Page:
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Cable makers wired into clean energy boom

The prosaic business of making and laying cables is one of the hot sectors in the clean energy transition, as demand for products such as undersea high voltage lines leads to order backlogs of two to five years.

The world’s three biggest listed cable makers — Milan-based Prysmian, the Paris-based Nexans and the Danish NKT — had their market valuations at least more than double since lows last March, boosted by the EU green deal and by the Biden administration’s clean energy drive.

The trend was highlighted last week when Nexans, which supplies about one-fifth of global submarine cable market, said it would sell about a third of the company business to focus solely on electricity..

“Everything that requires electricity, requires cables,” Nexans’ chief executive Christopher Guérin told the FT. His new strategy will involve selling the units that make cables for the automotive sector, shipbuilding, and telecoms industry — which make up about 27 per cent of sales — in favour of the faster growing electricity business which makes up about 55 per cent of sales.

Guérin said the company would use the proceeds make further acquisitions in the electricity sector, spending between €1.5bn to €2bn over the next three years. 

Historically, cable makers have produced a wide range of cables — including fibre-optic cables, wiring for cars and ships, and for buildings, as well as electricity transmission lines — but competition is growing to capture the lucrative segment linked to renewables.

The biggest cable projects, typically with the highest margins, are offshore wind cables and undersea interconnectors, which involve laying heavy cables on the seabed floor up to 1500m deep using specialised ships. 

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While cables revenues are presently relatively modest, with annual turnover of Prysmian, Nexans and NKT at about €10bn, €6bn, and €1.5bn respectively, the market is destined to grow alongside the offshore wind industry and the clean energy transition.

“The connection of offshore wind farms, solar farms, nuclear — there are 200GW of new offshore wind that will be connected in the coming nine years,” Guérin said. “It is a huge market that is emerging for us.”

For a typical offshore wind project, about 25 per cent of the cost is spent on cables that connect the turbines to a substation, and the substation to the shore, according to data from Prysmian. (By comparison, 37 per cent of the cost is the wind turbine, and 23 per cent of the cost is the turbine foundation.)

The offshore wind cable market in Europe and the US is expected to expand from €1.5bn in 2019, to about €5.9bn in 2035, Credit Suisse estimated.

“There is a growing market for the subsea power,” said Sean McLoughlin, head of industrial and clean energy research at HSBC, pointing to both offshore wind cables, and interconnectors. “It is the sexy part of the business . . . and it is all tied to the changing energy mix.”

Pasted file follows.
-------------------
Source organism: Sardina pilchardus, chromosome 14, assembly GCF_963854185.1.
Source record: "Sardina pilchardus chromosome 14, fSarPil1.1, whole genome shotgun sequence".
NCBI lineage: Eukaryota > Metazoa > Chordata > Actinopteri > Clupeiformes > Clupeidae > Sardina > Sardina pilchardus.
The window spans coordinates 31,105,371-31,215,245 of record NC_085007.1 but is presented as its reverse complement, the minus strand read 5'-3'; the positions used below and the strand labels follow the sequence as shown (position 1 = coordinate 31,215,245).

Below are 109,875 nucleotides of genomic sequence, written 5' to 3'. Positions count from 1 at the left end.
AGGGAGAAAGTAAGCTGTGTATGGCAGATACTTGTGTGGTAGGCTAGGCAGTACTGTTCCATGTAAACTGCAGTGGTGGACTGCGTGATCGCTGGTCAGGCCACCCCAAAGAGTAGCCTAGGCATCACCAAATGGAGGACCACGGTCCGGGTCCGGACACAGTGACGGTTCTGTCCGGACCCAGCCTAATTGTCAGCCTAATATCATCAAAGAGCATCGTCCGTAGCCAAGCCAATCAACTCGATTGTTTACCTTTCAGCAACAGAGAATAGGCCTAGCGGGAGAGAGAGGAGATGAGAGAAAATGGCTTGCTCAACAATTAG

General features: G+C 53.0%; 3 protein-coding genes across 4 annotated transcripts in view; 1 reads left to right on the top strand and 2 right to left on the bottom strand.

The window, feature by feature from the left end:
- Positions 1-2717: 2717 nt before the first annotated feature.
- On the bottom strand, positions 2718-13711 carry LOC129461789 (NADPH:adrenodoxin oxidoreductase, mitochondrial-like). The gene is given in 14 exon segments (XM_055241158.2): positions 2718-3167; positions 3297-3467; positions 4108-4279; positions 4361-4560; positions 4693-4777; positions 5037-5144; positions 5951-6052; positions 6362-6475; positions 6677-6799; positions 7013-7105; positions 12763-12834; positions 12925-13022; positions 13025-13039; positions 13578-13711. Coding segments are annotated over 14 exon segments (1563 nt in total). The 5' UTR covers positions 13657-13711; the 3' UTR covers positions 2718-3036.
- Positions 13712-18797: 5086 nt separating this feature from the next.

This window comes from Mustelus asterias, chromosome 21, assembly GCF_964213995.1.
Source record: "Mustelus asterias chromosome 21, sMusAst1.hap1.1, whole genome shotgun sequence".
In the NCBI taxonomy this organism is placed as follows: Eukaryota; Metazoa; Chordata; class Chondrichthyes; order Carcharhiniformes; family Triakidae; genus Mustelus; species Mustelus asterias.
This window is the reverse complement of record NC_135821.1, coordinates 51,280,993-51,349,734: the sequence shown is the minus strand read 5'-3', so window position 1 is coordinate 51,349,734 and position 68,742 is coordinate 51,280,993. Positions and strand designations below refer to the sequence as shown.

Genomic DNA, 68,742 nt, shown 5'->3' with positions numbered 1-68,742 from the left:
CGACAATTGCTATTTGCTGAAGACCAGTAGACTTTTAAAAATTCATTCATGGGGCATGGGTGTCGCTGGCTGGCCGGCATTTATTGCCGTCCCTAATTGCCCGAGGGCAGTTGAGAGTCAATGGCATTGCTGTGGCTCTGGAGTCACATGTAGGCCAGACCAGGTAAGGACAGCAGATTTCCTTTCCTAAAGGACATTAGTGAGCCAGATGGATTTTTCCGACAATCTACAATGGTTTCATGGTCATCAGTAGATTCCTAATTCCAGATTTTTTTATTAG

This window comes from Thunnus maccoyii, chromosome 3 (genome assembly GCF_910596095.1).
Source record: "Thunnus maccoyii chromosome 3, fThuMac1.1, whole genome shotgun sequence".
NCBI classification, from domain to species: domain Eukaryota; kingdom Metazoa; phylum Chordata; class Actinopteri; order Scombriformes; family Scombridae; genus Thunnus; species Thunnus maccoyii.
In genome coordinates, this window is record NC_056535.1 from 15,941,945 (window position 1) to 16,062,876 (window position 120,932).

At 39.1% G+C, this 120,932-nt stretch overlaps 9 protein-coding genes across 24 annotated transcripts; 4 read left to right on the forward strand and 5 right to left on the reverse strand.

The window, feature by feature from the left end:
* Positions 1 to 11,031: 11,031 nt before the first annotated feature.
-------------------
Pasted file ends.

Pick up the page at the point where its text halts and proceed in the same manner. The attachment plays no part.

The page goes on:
McLoughlin added that cable companies used to be considered low-growth businesses that merited low valuations, but that was no longer the case.

Demand for interconnectors is rising as the EU and other countries work to develop more flexibility in their grid systems, boost cross-border electricity trade, and connect new renewable power to the cities where it is in demand. The market for interconnectors is expected to grow 14.3 per cent per year over the next decade, according to a report by consultancy Roland Berger and Nexans.


The amount spent on cables in a typical offshore wind project to connect turbines to a substation and the shore

Another big area of growth for cable makers will be the US, where several large offshore wind projects are under way on the East Coast and wind development is expected to accelerate under the Biden administration.

Analysts also noted cable companies were benefiting from a “scarcity premium” among so-called green stocks.

“There is a ‘green premium’ on a lot of these stocks,” said Max Yates, research analyst at Credit Suisse, giving the example of highly valued wind companies Vestas and Orsted. “But there is also a very real reason behind this, which is that ultimately the outlook for these companies has dramatically improved.”

Prysmian said about one-third of its investors were ESG funds, a level that had increased greatly over the last 12-18 months, but rejected the suggestion that its share price had been pushed up by the hype.

Chief executive Valerio Battista said that, unlike Nexans, Prysmian had decided to hold on to a diversified cable-making portfolio, which includes cables for telecoms, buildings, ships and railways, because these businesses generated cash. “Not a lot [of cash], but constant,” he added.

The Milan-based group, which accounts for about 40 per cent of global undersea interconnector installation, also said it was eyeing a new frontier — laying ultra-deep cables as far as 3km below the ocean surface.

This would enable cables to be laid across the Mediterranean, potentially connecting solar resources in north Africa with power demand in Europe, said Battista. Such projects were previously not technically feasible but could happen “in the next few years”, he said.

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2021-02-21 23:00:29

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